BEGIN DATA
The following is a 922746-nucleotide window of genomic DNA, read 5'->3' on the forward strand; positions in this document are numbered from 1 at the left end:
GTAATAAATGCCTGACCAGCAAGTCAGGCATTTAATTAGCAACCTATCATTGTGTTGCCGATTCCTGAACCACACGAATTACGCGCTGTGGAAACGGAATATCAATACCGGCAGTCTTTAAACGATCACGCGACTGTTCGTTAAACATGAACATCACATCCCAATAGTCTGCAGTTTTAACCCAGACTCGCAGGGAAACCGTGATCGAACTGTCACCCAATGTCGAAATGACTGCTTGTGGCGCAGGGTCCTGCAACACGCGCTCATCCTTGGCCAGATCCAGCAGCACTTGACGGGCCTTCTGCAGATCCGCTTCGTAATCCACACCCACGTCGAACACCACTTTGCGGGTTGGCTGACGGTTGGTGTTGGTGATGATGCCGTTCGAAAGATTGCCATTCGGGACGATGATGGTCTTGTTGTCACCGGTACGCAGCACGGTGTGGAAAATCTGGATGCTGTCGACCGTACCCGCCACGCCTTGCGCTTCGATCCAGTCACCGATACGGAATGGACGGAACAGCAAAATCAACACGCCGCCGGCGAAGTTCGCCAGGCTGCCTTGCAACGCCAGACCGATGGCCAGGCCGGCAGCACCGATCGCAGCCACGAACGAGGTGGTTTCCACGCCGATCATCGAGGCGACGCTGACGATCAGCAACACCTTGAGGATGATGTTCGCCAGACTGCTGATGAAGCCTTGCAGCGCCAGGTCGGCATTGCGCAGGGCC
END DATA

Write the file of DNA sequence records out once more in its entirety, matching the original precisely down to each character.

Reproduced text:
The following is a 922746-nucleotide window of genomic DNA, read 5'->3' on the forward strand; positions in this document are numbered from 1 at the left end:
GTAATAAATGCCTGACCAGCAAGTCAGGCATTTAATTAGCAACCTATCATTGTGTTGCCGATTCCTGAACCACACGAATTACGCGCTGTGGAAACGGAATATCAATACCGGCAGTCTTTAAACGATCACGCGACTGTTCGTTAAACATGAACATCACATCCCAATAGTCTGCAGTTTTAACCCAGACTCGCAGGGAAACCGTGATCGAACTGTCACCCAATGTCGAAATGACTGCTTGTGGCGCAGGGTCCTGCAACACGCGCTCATCCTTGGCCAGATCCAGCAGCACTTGACGGGCCTTCTGCAGATCCGCTTCGTAATCCACACCCACGTCGAACACCACTTTGCGGGTTGGCTGACGGTTGGTGTTGGTGATGATGCCGTTCGAAAGATTGCCATTCGGGACGATGATGGTCTTGTTGTCACCGGTACGCAGCACGGTGTGGAAAATCTGGATGCTGTCGACCGTACCCGCCACGCCTTGCGCTTCGATCCAGTCACCGATACGGAATGGACGGAACAGCAAAATCAACACGCCGCCGGCGAAGTTCGCCAGGCTGCCTTGCAACGCCAGACCGATGGCCAGGCCGGCAGCACCGATCGCAGCCACGAACGAGGTGGTTTCCACGCCGATCATCGAGGCGACGCTGACGATCAGCAACACCTTGAGGATGATGTTCGCCAGACTGCTGATGAAGCCTTGCAGCGCCAGGTCGGCATTGCGCAGGGCC